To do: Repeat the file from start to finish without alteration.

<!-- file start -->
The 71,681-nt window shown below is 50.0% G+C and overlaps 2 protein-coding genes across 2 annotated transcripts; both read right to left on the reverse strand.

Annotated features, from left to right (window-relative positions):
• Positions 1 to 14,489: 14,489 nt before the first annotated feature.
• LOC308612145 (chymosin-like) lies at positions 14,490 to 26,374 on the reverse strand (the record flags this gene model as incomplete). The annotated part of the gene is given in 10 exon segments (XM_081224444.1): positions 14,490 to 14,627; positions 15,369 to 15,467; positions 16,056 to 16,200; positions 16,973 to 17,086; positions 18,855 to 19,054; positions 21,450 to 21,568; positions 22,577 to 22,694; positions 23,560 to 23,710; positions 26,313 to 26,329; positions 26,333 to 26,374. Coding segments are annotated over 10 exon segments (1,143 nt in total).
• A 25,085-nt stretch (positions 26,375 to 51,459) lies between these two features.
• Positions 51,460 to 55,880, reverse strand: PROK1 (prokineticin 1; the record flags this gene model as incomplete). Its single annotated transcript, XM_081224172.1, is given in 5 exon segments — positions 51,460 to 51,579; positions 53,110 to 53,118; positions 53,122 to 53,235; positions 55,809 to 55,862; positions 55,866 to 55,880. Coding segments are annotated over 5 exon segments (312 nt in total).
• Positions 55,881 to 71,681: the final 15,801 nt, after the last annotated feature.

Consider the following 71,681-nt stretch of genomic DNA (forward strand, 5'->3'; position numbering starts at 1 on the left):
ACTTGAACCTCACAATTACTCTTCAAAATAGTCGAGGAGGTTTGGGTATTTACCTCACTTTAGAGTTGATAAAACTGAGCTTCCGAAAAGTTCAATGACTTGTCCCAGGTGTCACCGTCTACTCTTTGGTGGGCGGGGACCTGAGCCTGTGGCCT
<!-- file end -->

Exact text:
The 71,681-nt window shown below is 50.0% G+C and overlaps 2 protein-coding genes across 2 annotated transcripts; both read right to left on the reverse strand.

Annotated features, from left to right (window-relative positions):
• Positions 1 to 14,489: 14,489 nt before the first annotated feature.
• LOC308612145 (chymosin-like) lies at positions 14,490 to 26,374 on the reverse strand (the record flags this gene model as incomplete). The annotated part of the gene is given in 10 exon segments (XM_081224444.1): positions 14,490 to 14,627; positions 15,369 to 15,467; positions 16,056 to 16,200; positions 16,973 to 17,086; positions 18,855 to 19,054; positions 21,450 to 21,568; positions 22,577 to 22,694; positions 23,560 to 23,710; positions 26,313 to 26,329; positions 26,333 to 26,374. Coding segments are annotated over 10 exon segments (1,143 nt in total).
• A 25,085-nt stretch (positions 26,375 to 51,459) lies between these two features.
• Positions 51,460 to 55,880, reverse strand: PROK1 (prokineticin 1; the record flags this gene model as incomplete). Its single annotated transcript, XM_081224172.1, is given in 5 exon segments — positions 51,460 to 51,579; positions 53,110 to 53,118; positions 53,122 to 53,235; positions 55,809 to 55,862; positions 55,866 to 55,880. Coding segments are annotated over 5 exon segments (312 nt in total).
• Positions 55,881 to 71,681: the final 15,801 nt, after the last annotated feature.

Consider the following 71,681-nt stretch of genomic DNA (forward strand, 5'->3'; position numbering starts at 1 on the left):
ACTTGAACCTCACAATTACTCTTCAAAATAGTCGAGGAGGTTTGGGTATTTACCTCACTTTAGAGTTGATAAAACTGAGCTTCCGAAAAGTTCAATGACTTGTCCCAGGTGTCACCGTCTACTCTTTGGTGGGCGGGGACCTGAGCCTGTGGCCT